• Economics driving towards many-core and accelerators
    • Also driving software as a service and cloud computing
  • These will drive change in technical computing
  • Multicore -> HPC -> Clouds
  • Successful technologies are invisible - they enable but are unobtrusive
  • Maybe drive science from your iPhone with the compute running on a cloud?
  • Microsoft has a product called "Azure" for services platforms
    • Live, .NET, SQL, SharePoint services on top of compute, storage and interconnect
  • Data is exploding: experiments, simulation, archives, literature
    • Many PetaBytes, doubling every two years (I thought it was faster for data?)
  • Been porting a meta genomics app to Azure with Argonne national lab
    • Used map-reduce style parallel BLAST
  • Microsoft datacentres are 10X bigger than a football pitch
  • O(1,000,000) core per data centre, ~$1B each to build, many companies building several each!
  • Power consumption is a main driver for cloud and HPC datacentres
  • Checkpoint/restart won't scale

The cloud and Google (slides)

Robin Williamson (a Brit!), Engineering Director, Google

  • Mentioned a paper called "Above the clouds: a view from Berkeley", 2009
  • Google aims to organize the world's information and make it universally accessible and useful
    • 100s of TBytes of data just on the web
    • Much of the data is common across many users
    • Bandwidth is slow and expensive in the last mile and improving more slowly than other dimensions
  • Each query has elapsed time 0.25s using >1,000 servers per query, multiple TBytes of RAM, thousands of hard drives! (all applied to just one query for one user)
  • Single threaded performance matters less, many-cores are good
  • Primary concern is cost efficiency
  • Said a core competency is being able to turn off racks and cages as and when possible (power saving)
    • Showed a picture of Rackable systems
  • Have their own Google File System (GFS) - fault tolerant, distributed disk optimised for high-BW read/writes
    • Also MapReduce - programming model and library to simplify large scale computations on large clusters
    • BigTable - a large scale storage system for semi-structured data (database like across thousands of machines)
  • Google apps supports Python or Java and gives a free 1GB of storage and up to 5M page views per month
    • Oriented towards web-based apps, sits of top of http requests, uses BigTable underneath

High Performance cloud computing

Simone Brunozzi, Amazon web services

  • Amazon web services (AWS) not widely used in HPC yet but usage growing fast
  • Aim to be easy to use, flexible, secure, pay per use, no commitment, API and platform neutral
  • AWS using more bandwidth than all the Amazon retail websites combined (wow!)
  • See http://aws.amazon.com/importexport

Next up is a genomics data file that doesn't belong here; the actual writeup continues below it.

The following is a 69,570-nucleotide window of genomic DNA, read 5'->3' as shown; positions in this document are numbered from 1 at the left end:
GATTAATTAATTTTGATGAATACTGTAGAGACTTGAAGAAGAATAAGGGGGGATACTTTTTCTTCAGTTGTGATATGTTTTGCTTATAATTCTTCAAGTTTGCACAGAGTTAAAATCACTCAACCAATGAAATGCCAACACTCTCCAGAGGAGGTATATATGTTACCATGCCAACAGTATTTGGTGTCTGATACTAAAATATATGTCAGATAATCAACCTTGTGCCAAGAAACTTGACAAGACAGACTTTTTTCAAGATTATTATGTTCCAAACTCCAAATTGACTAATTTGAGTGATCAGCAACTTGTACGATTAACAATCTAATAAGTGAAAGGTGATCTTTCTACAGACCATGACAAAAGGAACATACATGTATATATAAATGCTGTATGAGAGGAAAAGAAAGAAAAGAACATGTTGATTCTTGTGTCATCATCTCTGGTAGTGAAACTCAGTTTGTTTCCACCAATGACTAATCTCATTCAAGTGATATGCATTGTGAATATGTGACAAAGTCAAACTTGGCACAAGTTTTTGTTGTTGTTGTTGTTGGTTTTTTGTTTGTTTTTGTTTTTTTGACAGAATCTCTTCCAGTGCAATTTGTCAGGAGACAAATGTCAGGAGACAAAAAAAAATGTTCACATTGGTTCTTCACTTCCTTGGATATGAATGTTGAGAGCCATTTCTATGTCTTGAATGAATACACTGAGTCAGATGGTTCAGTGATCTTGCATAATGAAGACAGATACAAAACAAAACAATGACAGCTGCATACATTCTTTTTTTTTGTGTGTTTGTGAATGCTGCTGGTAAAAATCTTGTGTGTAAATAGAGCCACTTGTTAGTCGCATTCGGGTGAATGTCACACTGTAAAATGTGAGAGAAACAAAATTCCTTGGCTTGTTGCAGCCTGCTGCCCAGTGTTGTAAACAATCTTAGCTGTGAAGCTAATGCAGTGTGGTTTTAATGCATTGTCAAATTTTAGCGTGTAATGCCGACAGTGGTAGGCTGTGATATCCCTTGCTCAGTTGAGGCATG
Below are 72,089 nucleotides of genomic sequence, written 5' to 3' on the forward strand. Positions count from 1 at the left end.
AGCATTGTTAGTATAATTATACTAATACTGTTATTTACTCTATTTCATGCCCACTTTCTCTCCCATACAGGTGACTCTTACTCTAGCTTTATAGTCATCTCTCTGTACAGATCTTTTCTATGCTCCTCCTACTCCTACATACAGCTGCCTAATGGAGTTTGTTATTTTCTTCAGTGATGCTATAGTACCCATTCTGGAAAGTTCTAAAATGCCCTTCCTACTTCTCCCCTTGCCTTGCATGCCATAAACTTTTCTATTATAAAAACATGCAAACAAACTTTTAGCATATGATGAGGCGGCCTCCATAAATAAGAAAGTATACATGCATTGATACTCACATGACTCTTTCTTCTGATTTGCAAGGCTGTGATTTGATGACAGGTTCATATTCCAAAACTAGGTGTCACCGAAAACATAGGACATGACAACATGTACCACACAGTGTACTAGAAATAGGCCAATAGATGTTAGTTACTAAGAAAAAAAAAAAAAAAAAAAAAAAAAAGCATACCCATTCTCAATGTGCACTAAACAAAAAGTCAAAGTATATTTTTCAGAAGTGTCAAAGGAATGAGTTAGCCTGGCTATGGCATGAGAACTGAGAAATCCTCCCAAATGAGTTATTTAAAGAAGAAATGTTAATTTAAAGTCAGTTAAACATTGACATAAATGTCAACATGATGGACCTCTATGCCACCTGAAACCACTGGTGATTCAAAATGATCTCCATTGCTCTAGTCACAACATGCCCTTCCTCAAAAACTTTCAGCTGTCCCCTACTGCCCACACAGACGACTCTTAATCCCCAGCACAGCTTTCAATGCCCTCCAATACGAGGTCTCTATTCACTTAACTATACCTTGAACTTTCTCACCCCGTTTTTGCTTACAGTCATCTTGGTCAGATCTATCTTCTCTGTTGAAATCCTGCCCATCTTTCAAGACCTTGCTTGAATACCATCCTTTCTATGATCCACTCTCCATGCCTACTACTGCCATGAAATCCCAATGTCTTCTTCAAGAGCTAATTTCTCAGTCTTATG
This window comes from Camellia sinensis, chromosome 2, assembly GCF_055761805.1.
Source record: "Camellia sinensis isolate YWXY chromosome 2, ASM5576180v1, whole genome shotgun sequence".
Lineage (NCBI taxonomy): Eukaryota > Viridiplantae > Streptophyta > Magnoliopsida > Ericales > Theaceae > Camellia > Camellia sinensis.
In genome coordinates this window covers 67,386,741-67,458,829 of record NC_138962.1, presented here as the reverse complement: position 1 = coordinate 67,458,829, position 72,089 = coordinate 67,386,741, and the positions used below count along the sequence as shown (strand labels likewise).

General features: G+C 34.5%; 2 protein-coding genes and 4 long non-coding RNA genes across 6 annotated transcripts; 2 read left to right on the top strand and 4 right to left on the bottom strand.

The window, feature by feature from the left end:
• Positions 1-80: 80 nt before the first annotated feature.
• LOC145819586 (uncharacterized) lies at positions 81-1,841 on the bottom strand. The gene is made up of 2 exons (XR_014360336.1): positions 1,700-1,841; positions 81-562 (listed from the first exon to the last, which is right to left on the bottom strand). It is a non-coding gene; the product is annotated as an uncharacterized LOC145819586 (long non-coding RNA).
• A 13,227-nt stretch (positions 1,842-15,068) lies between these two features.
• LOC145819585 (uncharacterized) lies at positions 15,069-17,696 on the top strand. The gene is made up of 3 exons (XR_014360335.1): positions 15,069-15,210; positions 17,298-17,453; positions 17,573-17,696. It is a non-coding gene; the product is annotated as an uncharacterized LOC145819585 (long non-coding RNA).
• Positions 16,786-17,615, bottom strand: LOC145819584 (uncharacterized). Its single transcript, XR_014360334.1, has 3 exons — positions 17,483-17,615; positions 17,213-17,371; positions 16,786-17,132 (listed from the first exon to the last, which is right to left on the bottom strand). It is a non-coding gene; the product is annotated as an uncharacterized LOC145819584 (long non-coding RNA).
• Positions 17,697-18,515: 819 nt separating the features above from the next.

• Also http://aws.amazon.com/ElasticMapReduce
  • Can handle physical media being shipped to them such as disk drives, optical media etc
  • EC2 - SAL 99.95%, 10c/h
  • AWS elastic map-reduce uses Hadoop (0.18.3 on Debian)
    • www.datawrangling.com
    • Input copied from Amazon S3
    • Includes NumPy, SciPy, R, BeautifulSoup
  • Partners include Facebook, Microsoft, SalesForce
  • Services tended to get launched in the US first but the gap to launch in Europe is closing (O(1 month))
  • Deepak Singh, Senior bus. dev., deesingh@amazon.com

Data management in the Cloud (slides)

Sanjay Radia, senior architect, Hadoop Project, Yahoo!

  • Hadoop has been 90% developed by Yahoo!
  • Claim projects based on Hadoop can move from research to production in days
    • Focus on the problem not the IT
    • Easy to learn
    • More robust, more global
    • Low cost
    • Don't need to find new hardware to try a new experiment
  • 500M+ unique users per month
  • 100s of PetaBytes of storage
  • 10s of datacentres around the world
  • Hadoop is open source
    • High performance (throughput, latency)
    • Multi data centre
    • + N-way replication
    • + Consistency/availability trade-offs
    • Has it's own distributed file system (HDFS)
  • Uses unreliable storage/servers
    • Use replication to handle this
  • Slightly restricted file access (focus on sequential access, single writers, no file locking features)
  • Aim to move computation close to the data (can be PetaBytes of data...)
  • Simple enough design for a single engineer to be able to understand Hadoop (impressive)
  • Yahoo's search index is built using Hadoop, Yahoo's spam filters too
  • Have it running on 4,000 nodes and 16 PetaBytes of data
  • Some HPC users now: CMU, Berkeley, UIUC, ...
  • See http://hadoop.apache.org/core/ (also on Wiki)
  • sradia@yahoo-inc.com

Panel session on cloud vs. HPC, all previous speakers involved

  • What about data access rights on cloud-based data? Governments could demand access...
  • How do they convince potential users about privacy of their data will be maintained?
  • Need to be able to rent software licenses by the hour along with the CPU

Hot seat sessions: vendor talks

Programming from Multi-core to Multi-server

Ryan Waite, Principal HPC product manager, Microsoft

  • Ryan runs the engineering team developing Microsoft's HPC products (been with MS 17 years)
  • Optimised Argonne National Labs' MPI-CH library and gave the improvements back
  • Want to make parallel programming available to the masses
  • Users still tackling large datasets - PetaByte
  • Data parallelism is a natural programming model
    • Some users are Lisp-like too (e.g. map-reduce)
  • Visual Studio 2010 in beta this month
    • Adding a task parallel library
  • Releasing "Dryad" this July which is MS's answer to Google/Yahoo
  • Said they're going to work more with open source projects in HPC
  • See http://www.microsoft.com/hpc
  • Also http://www.microsoft.com/concurrency

Intelligent performance and more: Intel delivering leadership HPC technology

Richard Dracott (a Brit), GM HPC, Intel